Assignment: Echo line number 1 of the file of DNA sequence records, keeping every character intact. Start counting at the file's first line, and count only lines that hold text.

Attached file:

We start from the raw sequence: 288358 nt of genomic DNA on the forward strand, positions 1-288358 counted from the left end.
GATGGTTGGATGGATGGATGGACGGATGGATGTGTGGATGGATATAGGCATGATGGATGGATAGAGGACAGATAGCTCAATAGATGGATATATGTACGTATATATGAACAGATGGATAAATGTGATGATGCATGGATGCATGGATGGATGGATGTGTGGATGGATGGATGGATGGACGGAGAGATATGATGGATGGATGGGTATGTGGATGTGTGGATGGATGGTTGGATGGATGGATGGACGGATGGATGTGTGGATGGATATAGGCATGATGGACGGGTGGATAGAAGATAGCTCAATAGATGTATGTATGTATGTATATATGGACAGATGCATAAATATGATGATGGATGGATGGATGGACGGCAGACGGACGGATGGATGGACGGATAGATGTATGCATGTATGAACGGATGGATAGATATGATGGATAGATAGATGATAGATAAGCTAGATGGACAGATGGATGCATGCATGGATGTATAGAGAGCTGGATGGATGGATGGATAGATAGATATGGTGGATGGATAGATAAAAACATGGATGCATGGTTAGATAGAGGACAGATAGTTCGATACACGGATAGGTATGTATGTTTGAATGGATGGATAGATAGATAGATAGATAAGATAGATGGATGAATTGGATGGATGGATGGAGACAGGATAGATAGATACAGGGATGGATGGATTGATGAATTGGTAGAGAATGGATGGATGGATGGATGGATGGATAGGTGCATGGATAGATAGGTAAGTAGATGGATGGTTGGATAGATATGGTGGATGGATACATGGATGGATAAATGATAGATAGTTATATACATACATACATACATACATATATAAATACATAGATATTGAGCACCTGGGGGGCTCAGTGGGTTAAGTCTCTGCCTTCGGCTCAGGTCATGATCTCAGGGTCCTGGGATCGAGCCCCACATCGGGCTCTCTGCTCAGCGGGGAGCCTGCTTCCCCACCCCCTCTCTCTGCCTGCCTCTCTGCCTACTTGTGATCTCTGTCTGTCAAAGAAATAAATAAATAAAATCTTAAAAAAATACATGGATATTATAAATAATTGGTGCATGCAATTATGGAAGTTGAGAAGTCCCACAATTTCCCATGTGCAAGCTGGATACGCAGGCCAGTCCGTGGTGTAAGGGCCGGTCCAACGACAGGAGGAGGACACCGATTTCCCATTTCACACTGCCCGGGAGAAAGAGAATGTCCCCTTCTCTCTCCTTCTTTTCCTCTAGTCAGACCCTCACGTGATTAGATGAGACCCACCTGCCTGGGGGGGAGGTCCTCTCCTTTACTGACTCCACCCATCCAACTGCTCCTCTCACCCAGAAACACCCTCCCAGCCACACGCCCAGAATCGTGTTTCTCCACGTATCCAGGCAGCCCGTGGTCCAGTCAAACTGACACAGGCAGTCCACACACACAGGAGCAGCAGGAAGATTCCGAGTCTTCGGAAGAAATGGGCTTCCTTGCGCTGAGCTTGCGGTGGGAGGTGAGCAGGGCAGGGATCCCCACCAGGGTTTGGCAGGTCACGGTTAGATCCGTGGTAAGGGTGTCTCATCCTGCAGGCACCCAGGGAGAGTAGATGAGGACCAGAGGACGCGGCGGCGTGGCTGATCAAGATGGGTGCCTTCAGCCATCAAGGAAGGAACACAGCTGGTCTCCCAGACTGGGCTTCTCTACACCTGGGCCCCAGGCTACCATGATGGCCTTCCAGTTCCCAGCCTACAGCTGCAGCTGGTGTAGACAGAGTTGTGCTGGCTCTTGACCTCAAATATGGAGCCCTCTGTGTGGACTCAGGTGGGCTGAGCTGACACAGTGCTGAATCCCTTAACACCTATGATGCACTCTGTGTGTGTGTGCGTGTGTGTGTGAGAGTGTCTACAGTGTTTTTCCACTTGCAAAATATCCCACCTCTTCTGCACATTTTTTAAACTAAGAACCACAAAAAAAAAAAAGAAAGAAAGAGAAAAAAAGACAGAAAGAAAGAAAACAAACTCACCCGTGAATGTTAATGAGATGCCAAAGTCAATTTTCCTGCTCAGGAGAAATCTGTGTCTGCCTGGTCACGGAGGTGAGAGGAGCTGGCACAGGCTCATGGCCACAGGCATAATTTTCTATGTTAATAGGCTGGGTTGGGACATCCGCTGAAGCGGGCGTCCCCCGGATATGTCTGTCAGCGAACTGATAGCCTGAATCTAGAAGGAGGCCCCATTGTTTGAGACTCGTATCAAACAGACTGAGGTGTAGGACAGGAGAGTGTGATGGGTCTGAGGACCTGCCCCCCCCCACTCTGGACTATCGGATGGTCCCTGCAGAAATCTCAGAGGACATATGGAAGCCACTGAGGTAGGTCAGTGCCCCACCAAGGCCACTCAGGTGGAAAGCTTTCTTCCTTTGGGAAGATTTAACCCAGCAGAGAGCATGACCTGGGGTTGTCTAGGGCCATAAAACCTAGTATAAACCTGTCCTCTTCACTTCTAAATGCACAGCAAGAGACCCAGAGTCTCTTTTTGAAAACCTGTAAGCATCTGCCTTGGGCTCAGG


We start from the raw sequence: 288358 nt of genomic DNA on the forward strand, positions 1-288358 counted from the left end.